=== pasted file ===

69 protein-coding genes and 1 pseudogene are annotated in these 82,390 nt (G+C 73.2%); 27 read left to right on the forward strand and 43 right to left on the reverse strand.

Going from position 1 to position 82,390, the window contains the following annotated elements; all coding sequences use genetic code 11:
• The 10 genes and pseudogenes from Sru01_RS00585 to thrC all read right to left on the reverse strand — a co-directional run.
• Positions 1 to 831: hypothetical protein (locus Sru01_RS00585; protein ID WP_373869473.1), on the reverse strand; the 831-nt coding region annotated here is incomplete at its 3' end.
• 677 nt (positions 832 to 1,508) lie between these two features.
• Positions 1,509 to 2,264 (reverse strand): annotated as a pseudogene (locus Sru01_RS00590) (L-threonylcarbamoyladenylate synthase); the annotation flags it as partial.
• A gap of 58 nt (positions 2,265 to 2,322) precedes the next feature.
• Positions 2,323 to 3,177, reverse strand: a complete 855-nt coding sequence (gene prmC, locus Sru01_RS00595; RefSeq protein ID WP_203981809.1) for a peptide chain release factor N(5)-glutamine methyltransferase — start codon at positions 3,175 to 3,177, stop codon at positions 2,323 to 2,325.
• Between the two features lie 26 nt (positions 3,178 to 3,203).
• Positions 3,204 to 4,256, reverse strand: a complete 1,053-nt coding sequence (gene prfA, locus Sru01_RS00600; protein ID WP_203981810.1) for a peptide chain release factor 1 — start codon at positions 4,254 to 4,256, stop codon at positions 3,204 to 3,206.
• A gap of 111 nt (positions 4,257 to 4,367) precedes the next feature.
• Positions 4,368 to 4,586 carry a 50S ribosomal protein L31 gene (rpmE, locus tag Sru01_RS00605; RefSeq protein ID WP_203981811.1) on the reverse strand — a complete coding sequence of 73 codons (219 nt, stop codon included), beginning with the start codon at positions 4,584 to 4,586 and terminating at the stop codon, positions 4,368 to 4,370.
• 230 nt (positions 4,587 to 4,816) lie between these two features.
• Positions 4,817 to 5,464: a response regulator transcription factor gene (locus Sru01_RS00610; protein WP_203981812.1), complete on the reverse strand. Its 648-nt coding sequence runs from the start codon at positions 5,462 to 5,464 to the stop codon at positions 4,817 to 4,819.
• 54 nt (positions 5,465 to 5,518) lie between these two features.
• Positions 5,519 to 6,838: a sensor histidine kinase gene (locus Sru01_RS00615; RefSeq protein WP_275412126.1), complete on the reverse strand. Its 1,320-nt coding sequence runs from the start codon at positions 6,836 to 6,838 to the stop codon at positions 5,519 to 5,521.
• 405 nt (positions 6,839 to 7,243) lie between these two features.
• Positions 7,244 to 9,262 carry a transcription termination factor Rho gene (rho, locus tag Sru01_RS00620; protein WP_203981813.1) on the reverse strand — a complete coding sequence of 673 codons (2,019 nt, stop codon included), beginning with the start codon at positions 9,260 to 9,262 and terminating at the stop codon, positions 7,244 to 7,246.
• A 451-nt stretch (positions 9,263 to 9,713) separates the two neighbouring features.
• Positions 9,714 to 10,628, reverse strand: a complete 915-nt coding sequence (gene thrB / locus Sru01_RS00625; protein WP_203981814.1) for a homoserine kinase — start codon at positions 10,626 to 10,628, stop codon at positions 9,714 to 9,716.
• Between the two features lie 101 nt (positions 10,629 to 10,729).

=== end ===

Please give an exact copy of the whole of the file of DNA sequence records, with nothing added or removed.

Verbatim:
69 protein-coding genes and 1 pseudogene are annotated in these 82,390 nt (G+C 73.2%); 27 read left to right on the forward strand and 43 right to left on the reverse strand.

Going from position 1 to position 82,390, the window contains the following annotated elements; all coding sequences use genetic code 11:
• The 10 genes and pseudogenes from Sru01_RS00585 to thrC all read right to left on the reverse strand — a co-directional run.
• Positions 1 to 831: hypothetical protein (locus Sru01_RS00585; protein ID WP_373869473.1), on the reverse strand; the 831-nt coding region annotated here is incomplete at its 3' end.
• 677 nt (positions 832 to 1,508) lie between these two features.
• Positions 1,509 to 2,264 (reverse strand): annotated as a pseudogene (locus Sru01_RS00590) (L-threonylcarbamoyladenylate synthase); the annotation flags it as partial.
• A gap of 58 nt (positions 2,265 to 2,322) precedes the next feature.
• Positions 2,323 to 3,177, reverse strand: a complete 855-nt coding sequence (gene prmC, locus Sru01_RS00595; RefSeq protein ID WP_203981809.1) for a peptide chain release factor N(5)-glutamine methyltransferase — start codon at positions 3,175 to 3,177, stop codon at positions 2,323 to 2,325.
• Between the two features lie 26 nt (positions 3,178 to 3,203).
• Positions 3,204 to 4,256, reverse strand: a complete 1,053-nt coding sequence (gene prfA, locus Sru01_RS00600; protein ID WP_203981810.1) for a peptide chain release factor 1 — start codon at positions 4,254 to 4,256, stop codon at positions 3,204 to 3,206.
• A gap of 111 nt (positions 4,257 to 4,367) precedes the next feature.
• Positions 4,368 to 4,586 carry a 50S ribosomal protein L31 gene (rpmE, locus tag Sru01_RS00605; RefSeq protein ID WP_203981811.1) on the reverse strand — a complete coding sequence of 73 codons (219 nt, stop codon included), beginning with the start codon at positions 4,584 to 4,586 and terminating at the stop codon, positions 4,368 to 4,370.
• 230 nt (positions 4,587 to 4,816) lie between these two features.
• Positions 4,817 to 5,464: a response regulator transcription factor gene (locus Sru01_RS00610; protein WP_203981812.1), complete on the reverse strand. Its 648-nt coding sequence runs from the start codon at positions 5,462 to 5,464 to the stop codon at positions 4,817 to 4,819.
• 54 nt (positions 5,465 to 5,518) lie between these two features.
• Positions 5,519 to 6,838: a sensor histidine kinase gene (locus Sru01_RS00615; RefSeq protein WP_275412126.1), complete on the reverse strand. Its 1,320-nt coding sequence runs from the start codon at positions 6,836 to 6,838 to the stop codon at positions 5,519 to 5,521.
• 405 nt (positions 6,839 to 7,243) lie between these two features.
• Positions 7,244 to 9,262 carry a transcription termination factor Rho gene (rho, locus tag Sru01_RS00620; protein WP_203981813.1) on the reverse strand — a complete coding sequence of 673 codons (2,019 nt, stop codon included), beginning with the start codon at positions 9,260 to 9,262 and terminating at the stop codon, positions 7,244 to 7,246.
• A 451-nt stretch (positions 9,263 to 9,713) separates the two neighbouring features.
• Positions 9,714 to 10,628, reverse strand: a complete 915-nt coding sequence (gene thrB / locus Sru01_RS00625; protein WP_203981814.1) for a homoserine kinase — start codon at positions 10,626 to 10,628, stop codon at positions 9,714 to 9,716.
• Between the two features lie 101 nt (positions 10,629 to 10,729).